The woke National Museum of African American History and Culture, managed by the Smithsonian, has decided it’s time to explain white people, and it reads like it’s written by a white supremacist:
The National Museum of African American History & Culture wants to make you aware of certain signs of whiteness: Individualism, hard work, objectivity, the nuclear family, progress, respect for authority, delayed gratification, more. (via @RpwWilliams)https://t.co/k9X3u4Suas pic.twitter.com/gWYOeEh4vu
— Byron York (@ByronYork) July 15, 2020
Here’s the full chart York posted in his tweet:
Becket Adams at DC Examiner breaks this down for us:
The Smithsonian Institution-maintained organization has published information to help curious museumgoers better understand white people. But in trying to pigeonhole a specific race by listing the “aspects and assumptions” of their culture, the museum comes across sounding an awful lot like a white supremacist.
“Whiteness,” reads the headline to a museum webpage dedicated specifically to the organization’s efforts to explain white people. “Since white people in America hold most of the political, institutional, and economic power, they receive advantages that nonwhite groups do not.”
You know this does not get better from here, right?
The Smithsonian webpage, which is maintained by the federal government, includes an astonishingly racist graphic titled, “Aspects and assumptions of whiteness and white culture in the United States.”
Did a white supremacist design this graphic?
These “aspects and assumptions” include but are not limited to “rugged individualism,” respect for authority, being polite, and even punctuality. The graphic continues, claiming that white people place a premium on hard work, competitive drive, the “nuclear family,” objectivity, the “scientific method,” self-reliance, and hope.
The obvious implication here is that nonwhites (blacks, Latinos, Asians, and others) are monolithic, lawless, impolite, selfish, lazy, apathetic, irrational, backwards, dependent, and hopeless.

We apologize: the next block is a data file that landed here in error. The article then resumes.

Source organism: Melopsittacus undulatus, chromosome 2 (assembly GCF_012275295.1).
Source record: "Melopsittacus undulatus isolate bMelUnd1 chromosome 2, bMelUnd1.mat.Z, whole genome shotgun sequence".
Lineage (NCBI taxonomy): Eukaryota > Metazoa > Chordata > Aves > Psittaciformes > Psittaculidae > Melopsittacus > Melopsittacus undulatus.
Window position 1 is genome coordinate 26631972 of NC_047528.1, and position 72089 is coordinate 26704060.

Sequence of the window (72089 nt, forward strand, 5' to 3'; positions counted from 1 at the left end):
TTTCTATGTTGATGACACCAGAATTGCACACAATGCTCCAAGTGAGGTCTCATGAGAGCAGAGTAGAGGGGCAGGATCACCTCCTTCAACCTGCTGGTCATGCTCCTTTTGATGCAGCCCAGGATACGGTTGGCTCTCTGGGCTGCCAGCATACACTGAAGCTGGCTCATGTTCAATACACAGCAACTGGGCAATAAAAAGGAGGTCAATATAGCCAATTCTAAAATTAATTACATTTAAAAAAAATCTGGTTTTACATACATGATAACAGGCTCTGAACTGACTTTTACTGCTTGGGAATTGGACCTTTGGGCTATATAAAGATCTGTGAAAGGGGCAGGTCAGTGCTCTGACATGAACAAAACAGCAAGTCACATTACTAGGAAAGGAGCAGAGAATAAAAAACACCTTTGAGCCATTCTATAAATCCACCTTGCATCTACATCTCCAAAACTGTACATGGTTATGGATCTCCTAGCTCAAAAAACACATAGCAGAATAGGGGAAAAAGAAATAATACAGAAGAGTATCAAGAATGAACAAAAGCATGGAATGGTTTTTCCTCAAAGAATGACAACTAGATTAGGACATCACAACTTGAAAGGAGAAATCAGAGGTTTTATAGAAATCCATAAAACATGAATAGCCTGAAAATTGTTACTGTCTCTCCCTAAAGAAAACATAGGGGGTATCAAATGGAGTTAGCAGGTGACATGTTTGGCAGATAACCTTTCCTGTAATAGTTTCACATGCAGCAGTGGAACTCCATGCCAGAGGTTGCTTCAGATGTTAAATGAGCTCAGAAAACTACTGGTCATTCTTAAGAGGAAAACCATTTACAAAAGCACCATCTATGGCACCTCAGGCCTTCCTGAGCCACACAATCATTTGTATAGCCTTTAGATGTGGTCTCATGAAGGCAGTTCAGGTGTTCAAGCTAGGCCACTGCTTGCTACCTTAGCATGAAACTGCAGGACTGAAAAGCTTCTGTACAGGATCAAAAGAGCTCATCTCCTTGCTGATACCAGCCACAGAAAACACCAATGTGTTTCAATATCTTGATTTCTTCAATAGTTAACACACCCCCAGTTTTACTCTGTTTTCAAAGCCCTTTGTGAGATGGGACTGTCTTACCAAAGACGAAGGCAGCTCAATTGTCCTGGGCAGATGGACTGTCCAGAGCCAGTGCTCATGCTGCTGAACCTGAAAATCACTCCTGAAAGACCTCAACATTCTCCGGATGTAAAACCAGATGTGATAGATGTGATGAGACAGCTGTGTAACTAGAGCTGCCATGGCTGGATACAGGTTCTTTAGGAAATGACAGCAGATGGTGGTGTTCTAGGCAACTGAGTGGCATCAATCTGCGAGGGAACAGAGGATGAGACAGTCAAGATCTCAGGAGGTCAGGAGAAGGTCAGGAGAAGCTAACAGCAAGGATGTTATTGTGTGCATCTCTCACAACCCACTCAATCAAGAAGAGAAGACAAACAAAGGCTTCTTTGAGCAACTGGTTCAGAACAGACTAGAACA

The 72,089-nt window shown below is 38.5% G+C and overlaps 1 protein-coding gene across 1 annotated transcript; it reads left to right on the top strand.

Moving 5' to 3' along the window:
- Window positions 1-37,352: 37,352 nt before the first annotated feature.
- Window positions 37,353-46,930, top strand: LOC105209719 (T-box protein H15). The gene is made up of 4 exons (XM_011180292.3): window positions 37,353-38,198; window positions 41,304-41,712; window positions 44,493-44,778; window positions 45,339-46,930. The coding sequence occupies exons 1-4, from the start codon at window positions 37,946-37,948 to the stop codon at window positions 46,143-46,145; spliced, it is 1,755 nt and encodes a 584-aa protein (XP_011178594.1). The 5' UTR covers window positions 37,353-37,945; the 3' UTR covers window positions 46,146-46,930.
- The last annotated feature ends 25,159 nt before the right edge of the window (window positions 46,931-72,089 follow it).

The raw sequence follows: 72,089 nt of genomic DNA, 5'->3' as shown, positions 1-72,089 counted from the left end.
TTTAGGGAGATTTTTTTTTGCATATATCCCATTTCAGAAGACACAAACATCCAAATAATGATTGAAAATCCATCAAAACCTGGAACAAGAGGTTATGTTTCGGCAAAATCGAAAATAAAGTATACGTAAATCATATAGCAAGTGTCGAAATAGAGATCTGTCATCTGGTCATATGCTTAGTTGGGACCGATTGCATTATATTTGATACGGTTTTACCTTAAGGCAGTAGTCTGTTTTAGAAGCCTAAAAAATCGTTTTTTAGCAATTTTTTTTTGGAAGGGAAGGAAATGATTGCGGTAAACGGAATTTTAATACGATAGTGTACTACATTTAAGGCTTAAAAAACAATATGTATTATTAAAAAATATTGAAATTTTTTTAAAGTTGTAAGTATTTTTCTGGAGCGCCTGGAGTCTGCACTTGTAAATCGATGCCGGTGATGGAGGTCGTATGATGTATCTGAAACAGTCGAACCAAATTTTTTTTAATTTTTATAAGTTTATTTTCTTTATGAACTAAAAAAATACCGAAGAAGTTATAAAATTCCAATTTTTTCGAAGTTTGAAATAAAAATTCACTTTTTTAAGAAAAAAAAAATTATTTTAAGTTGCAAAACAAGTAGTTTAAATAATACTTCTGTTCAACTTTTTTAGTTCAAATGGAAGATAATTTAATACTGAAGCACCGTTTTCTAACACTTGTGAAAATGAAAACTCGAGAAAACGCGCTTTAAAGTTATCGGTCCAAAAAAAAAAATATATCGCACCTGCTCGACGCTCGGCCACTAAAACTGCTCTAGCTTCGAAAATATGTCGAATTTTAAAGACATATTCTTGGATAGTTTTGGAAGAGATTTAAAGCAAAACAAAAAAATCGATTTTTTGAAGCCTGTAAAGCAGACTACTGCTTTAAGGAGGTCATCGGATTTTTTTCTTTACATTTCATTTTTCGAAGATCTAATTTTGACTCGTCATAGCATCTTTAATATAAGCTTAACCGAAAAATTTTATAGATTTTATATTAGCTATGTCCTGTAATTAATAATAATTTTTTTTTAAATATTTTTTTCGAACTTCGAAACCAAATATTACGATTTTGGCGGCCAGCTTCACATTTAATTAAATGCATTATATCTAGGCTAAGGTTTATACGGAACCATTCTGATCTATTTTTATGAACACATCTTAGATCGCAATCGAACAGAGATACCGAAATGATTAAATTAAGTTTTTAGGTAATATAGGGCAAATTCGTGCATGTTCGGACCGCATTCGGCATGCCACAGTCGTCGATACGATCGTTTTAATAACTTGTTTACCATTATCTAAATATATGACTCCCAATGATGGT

Wait — did a white supremacist design this graphic?
Indeed, the idea that the aforementioned “aspects and assumptions,” politeness, hard work, tradition, law-abiding, etc., are exclusive somehow to white people sounds an awful lot like something you would hear at a rally where David Duke is the keynote speaker.
Adams makes a great point here. Note that near the top of the infographic it says “And since white people still hold most of the institutional power in America, we have all internalized some aspects of white culture – including people of color.”
So I guess that’s supposed to mean that if you’re black and you’re hard working, polite, independent, Christian and you respect authority, then you got that from white people. How insulting!
I prefer to think of all these ‘aspects and assumptions’ not as ‘white culture’, but as American culture. Or even better, Christian culture. America is supposed to be a place that protects the God-given rights of people of all colors. America was founded on the judeo-Christian ethic, meaning that ideals we hold dear like the ‘nuclear family’, ‘work ethic’, ‘respect for authority’ and individual liberty are values that come from God, not from ‘white people.’ Anyone, no matter the race, can aspire to all of this and it’s ridiculous, if not racist, for this Smithsonian-managed museum to suggest otherwise.